Keanu Reeves has drawn the wrath of nationalists in China after it was revealed earlier this week that he will perform at an upcoming Tibet benefit concert.
Some chauvinistic Chinese social media users, known locally as “Little Pinks,” have gone so far as to claim that Reeve was recently released The Matrix: Resurrection should be boycotted in retaliation.
The newest Matrix However, the film had already flopped before the revelations about Reeve’s involvement in the pro-Tibet event in China – the film started with just $7.5 million and has grossed $12.4 million to date – so that the sudden outrage for the Warner Bros. Bottom line of the title.
The potentially more concerning factor for Reeve’s career is whether he will become a de facto persona non grata in the Chinese entertainment landscape going forward. Many Western celebrities have seen their personal brands banned from China’s vast entertainment market after previously expressing support for Tibet.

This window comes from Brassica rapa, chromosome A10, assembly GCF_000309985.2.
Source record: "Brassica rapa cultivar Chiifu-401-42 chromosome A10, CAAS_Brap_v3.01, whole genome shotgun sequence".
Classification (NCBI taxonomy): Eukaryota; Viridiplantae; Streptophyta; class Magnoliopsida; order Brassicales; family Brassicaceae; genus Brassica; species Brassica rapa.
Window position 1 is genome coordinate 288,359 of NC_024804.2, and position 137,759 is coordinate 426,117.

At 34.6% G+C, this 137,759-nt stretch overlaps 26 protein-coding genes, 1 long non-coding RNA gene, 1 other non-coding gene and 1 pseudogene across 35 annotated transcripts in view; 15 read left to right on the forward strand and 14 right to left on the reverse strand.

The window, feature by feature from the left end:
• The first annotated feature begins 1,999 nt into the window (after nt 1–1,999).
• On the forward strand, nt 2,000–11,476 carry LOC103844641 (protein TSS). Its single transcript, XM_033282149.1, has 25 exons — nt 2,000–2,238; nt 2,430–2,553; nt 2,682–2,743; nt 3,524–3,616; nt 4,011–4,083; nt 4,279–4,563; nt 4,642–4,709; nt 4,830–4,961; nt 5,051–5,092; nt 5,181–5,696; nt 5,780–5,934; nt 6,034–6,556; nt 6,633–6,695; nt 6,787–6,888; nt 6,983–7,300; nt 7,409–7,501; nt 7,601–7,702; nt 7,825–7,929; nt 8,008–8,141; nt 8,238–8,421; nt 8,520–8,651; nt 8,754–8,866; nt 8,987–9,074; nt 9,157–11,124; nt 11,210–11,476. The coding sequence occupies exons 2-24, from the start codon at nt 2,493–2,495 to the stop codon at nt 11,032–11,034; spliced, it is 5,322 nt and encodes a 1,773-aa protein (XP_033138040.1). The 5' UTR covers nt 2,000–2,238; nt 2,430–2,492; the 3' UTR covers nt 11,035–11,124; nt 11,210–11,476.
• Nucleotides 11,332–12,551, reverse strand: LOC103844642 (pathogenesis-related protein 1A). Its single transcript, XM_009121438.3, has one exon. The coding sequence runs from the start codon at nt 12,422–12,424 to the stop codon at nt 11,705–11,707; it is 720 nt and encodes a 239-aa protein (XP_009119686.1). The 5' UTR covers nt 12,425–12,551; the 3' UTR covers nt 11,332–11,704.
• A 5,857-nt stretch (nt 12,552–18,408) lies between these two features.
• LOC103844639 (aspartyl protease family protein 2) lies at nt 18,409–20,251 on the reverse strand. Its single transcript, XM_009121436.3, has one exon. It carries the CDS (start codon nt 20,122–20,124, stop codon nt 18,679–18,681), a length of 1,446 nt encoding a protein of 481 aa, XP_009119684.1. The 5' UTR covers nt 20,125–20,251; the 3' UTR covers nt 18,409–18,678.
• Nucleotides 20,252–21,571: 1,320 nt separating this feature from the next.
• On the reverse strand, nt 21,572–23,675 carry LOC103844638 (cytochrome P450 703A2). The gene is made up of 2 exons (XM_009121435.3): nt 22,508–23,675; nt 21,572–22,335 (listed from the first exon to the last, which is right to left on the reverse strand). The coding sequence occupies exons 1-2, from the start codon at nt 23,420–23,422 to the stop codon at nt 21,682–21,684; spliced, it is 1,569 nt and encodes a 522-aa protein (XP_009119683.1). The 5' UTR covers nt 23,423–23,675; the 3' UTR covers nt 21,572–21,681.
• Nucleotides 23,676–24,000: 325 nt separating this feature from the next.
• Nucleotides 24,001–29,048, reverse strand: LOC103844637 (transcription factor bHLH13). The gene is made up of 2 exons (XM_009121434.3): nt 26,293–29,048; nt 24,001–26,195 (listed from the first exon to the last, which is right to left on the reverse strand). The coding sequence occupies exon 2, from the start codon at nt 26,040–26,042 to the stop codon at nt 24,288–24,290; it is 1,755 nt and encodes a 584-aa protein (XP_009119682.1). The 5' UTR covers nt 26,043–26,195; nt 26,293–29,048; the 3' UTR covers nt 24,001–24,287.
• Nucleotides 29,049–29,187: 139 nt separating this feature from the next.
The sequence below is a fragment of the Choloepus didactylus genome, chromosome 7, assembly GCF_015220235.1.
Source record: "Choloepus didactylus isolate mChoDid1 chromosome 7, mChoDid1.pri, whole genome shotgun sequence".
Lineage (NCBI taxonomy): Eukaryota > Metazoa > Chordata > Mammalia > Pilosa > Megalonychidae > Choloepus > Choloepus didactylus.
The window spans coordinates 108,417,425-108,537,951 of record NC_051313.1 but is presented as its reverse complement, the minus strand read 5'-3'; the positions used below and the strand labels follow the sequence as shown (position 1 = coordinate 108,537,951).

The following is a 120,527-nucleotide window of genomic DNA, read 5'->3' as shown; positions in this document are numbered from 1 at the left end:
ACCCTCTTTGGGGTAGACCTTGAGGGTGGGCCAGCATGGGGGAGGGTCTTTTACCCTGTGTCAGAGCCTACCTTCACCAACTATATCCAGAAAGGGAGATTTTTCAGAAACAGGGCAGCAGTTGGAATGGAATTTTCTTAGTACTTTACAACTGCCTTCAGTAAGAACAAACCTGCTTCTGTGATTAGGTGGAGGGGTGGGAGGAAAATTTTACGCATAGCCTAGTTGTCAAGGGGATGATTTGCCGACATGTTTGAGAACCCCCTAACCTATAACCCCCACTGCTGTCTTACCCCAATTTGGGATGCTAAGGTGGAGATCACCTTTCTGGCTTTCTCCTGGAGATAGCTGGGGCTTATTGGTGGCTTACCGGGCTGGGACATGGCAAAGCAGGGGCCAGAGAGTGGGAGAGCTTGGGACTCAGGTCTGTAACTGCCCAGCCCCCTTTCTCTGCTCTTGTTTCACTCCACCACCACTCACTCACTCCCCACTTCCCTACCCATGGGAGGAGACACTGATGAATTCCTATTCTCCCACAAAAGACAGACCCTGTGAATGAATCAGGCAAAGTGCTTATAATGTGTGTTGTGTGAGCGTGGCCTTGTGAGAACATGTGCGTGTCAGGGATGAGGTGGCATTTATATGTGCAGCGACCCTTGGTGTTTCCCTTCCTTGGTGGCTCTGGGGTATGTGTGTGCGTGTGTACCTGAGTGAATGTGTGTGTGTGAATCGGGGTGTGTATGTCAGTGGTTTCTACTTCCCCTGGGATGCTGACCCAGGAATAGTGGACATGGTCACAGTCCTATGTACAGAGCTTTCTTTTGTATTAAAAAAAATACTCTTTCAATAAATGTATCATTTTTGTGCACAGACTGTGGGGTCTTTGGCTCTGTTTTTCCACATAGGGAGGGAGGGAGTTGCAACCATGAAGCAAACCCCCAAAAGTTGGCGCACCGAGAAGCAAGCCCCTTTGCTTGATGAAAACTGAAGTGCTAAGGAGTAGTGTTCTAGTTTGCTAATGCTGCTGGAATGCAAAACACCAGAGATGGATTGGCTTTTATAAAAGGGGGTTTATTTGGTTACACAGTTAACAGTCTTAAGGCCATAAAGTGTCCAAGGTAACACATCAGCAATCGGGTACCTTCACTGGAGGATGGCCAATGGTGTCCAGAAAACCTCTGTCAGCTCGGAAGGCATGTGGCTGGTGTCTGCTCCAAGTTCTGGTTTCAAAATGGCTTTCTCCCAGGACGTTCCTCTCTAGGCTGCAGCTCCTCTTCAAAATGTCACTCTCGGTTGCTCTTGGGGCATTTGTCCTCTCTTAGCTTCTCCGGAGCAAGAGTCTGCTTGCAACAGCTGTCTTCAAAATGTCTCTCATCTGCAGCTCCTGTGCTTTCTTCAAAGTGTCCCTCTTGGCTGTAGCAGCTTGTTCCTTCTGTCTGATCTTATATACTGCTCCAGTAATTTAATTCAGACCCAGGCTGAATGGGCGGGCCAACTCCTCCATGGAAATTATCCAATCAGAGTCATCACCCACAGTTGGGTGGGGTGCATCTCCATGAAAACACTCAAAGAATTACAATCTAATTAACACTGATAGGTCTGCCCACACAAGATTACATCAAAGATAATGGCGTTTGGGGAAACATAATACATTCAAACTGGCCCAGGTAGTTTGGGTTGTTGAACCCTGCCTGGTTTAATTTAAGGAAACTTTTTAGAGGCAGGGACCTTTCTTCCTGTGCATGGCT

Richard Gere was banned from Chinese screens for years for his vocal support for Tibet, a fact he said lost film deals in Hollywood, where studios previously coveted the growth potential of the Chinese market. Brad Pitt was also banned for nearly two decades after starring in the film Seven years in Tibet in 1997. Lady Gaga has been virtually banned from performing in the country since meeting with the Dalai Lama in 2016.
It was announced this week that Reeves will be a featured performer at the 35th Annual Tibet House US Benefit Concert on March 3 alongside artists such as Patti Smith, Trey Anastasio and Jason Isbell. Legendary composer Philip Glass will serve as the artistic director of the concert.
Founded in 1987, Tibet House is a New York-based non-profit educational organization dedicated to the preservation of Tibetan culture. The group was founded by supporters of the Dalai Lama and Beijing authorities have described it as a separatist organization campaigning for Tibetan independence. China regards the culturally unique Tibetan region as an integral part of its national territory, and any suggestion of Tibetan independence is seen as an affront to the country’s sovereignty.
Reeves had previously amassed a significant following in China, thanks both to his Chinese ancestry and to the fact that he was filming his directorial debut. Tai Chi man, in the country, with support from the state-backed China Film Group.